You, however, are not in the flesh but in the Spirit, if in fact the Spirit of God dwells in you. Anyone who does not have the Spirit of Christ does not belong to him. 10 But if Christ is in you, although the body is dead because of sin, the Spirit is life because of righteousness. 11 If the Spirit of him who raised Jesus from the dead dwells in you, he who raised Christ Jesus from the dead will also give life to your mortal bodies through his Spirit who dwells in you.

 

Because Christ justifies sinners, God’s life-giving Spirit dwells in believers. He frees us from the bondage of sin and death. Those who are preoccupied with satisfying their selfish desires often become angry with God and rebel against Him. God promises release from this deadly cycle and brings life and peace.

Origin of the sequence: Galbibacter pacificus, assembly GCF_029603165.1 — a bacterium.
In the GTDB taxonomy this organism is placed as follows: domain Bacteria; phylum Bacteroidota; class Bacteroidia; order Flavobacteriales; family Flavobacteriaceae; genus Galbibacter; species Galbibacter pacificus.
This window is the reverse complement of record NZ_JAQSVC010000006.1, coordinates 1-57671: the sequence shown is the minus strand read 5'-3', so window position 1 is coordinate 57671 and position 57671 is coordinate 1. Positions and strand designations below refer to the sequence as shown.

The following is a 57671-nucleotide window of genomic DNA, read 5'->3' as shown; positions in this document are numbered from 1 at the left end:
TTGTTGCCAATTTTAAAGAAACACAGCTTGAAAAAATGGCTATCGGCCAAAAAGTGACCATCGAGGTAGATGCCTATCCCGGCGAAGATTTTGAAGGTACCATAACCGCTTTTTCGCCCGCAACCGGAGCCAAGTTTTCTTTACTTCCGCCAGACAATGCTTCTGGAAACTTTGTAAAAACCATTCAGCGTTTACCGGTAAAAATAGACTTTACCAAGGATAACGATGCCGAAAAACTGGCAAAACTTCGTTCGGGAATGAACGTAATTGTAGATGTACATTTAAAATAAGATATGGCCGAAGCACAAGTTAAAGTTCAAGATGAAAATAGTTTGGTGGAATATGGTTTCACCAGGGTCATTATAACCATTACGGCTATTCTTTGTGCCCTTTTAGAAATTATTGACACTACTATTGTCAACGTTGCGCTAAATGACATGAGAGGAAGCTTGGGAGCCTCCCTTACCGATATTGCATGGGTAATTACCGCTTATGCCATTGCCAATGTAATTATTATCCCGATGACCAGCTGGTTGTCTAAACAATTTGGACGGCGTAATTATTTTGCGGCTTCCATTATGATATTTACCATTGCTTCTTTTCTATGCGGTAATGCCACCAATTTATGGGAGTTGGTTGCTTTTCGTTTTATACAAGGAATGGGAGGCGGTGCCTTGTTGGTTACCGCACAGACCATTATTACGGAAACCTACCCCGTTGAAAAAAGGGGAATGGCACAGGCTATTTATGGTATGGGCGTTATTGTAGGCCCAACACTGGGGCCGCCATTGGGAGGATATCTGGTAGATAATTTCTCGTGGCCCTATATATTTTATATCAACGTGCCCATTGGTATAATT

I pray: Father, by Your Spirit, direct our hearts to Christ, where true joys are found. Amen.

 

Edward A. Engelbrecht, The Lutheran Study Bible (St. Louis, MO: Concordia Publishing House, 2009), 1924.

Romans 7:7–25 (ESV)

The Law and Sin

What then shall we say? That the law is sin? By no means! Yet if it had not been for the law, I would not have known sin. For I would not have known what it is to covet if the law had not said, “You shall not covet.” But sin, seizing an opportunity through the commandment, produced in me all kinds of covetousness. For apart from the law, sin lies dead. I was once alive apart from the law, but when the commandment came, sin came alive and I died. 10 The very commandment that promised life proved to be death to me. 11 For sin, seizing an opportunity through the commandment, deceived me and through it killed me. 12 So the law is holy, and the commandment is holy and righteous and good.